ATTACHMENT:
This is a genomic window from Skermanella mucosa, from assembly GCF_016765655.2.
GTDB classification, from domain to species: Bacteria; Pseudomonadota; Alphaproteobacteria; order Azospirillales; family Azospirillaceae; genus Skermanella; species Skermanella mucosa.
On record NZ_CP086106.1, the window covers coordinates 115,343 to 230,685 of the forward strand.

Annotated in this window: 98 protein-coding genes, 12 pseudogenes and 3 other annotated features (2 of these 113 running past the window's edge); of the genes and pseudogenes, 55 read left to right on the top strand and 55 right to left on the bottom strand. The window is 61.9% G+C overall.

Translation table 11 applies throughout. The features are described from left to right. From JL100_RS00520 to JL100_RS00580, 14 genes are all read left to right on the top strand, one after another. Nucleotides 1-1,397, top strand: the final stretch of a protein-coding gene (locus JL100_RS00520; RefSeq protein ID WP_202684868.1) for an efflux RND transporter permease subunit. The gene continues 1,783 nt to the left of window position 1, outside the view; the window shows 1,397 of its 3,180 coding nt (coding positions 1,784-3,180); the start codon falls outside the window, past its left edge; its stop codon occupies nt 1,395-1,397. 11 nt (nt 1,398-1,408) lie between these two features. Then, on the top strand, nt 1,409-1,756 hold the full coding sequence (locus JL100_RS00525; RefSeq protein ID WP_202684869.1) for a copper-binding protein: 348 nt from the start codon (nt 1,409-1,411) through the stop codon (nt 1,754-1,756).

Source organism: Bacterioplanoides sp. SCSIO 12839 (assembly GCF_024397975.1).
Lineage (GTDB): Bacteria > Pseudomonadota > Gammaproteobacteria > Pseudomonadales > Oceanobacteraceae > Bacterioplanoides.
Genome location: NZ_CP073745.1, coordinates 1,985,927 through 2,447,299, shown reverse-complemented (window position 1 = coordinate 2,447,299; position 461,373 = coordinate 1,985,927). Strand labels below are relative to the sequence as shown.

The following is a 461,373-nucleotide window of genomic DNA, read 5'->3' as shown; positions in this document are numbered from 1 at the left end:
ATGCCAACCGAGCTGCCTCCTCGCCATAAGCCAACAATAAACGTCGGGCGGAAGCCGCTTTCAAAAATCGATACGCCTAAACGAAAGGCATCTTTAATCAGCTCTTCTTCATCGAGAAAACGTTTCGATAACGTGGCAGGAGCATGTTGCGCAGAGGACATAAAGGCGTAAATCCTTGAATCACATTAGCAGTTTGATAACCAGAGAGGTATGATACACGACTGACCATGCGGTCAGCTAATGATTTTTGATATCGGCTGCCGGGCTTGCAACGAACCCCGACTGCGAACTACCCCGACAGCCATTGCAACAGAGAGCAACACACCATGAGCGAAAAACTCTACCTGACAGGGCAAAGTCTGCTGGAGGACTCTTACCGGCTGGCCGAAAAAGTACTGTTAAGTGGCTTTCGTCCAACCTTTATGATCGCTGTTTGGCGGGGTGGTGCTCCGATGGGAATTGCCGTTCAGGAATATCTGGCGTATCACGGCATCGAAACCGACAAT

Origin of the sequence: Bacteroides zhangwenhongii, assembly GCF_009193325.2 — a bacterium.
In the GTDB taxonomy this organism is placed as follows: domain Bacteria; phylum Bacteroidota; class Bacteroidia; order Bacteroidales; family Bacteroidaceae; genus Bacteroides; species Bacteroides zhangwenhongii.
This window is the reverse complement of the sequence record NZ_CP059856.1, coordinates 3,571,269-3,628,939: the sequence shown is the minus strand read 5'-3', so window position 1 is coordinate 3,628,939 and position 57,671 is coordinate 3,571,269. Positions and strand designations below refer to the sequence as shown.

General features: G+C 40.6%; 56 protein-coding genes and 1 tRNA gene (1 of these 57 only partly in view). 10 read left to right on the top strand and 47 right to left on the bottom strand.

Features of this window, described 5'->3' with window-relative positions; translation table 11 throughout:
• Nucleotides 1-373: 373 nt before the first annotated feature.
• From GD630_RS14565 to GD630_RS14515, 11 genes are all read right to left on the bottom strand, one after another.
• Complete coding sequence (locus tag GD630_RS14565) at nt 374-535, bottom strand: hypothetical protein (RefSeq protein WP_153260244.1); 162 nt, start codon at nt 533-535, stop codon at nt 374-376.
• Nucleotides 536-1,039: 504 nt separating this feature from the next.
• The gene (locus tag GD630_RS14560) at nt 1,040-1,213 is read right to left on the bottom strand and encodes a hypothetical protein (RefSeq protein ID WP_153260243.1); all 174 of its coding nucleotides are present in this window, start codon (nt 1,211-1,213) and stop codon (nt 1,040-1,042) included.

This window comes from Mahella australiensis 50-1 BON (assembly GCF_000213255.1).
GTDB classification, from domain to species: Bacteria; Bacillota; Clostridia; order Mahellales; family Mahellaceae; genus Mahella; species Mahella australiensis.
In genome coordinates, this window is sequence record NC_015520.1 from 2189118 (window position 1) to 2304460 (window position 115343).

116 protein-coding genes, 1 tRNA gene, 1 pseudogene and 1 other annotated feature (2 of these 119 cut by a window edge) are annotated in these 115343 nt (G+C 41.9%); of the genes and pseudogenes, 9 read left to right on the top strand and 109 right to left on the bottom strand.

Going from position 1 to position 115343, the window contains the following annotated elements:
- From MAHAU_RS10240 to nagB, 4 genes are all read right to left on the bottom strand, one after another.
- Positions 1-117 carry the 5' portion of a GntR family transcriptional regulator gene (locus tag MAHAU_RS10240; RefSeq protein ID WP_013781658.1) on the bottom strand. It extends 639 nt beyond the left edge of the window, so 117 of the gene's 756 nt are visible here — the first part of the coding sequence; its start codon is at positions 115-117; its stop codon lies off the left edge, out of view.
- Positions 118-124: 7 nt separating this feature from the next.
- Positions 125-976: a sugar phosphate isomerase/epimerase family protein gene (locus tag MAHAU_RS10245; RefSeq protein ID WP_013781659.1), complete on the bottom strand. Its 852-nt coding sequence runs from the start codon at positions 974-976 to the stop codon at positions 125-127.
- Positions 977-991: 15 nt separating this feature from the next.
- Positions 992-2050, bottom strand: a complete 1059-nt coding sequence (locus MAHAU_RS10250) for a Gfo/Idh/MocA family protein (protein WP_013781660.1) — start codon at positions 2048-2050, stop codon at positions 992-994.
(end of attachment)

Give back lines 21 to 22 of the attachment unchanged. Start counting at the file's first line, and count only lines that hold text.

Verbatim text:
This window comes from Mahella australiensis 50-1 BON (assembly GCF_000213255.1).
GTDB classification, from domain to species: Bacteria; Bacillota; Clostridia; order Mahellales; family Mahellaceae; genus Mahella; species Mahella australiensis.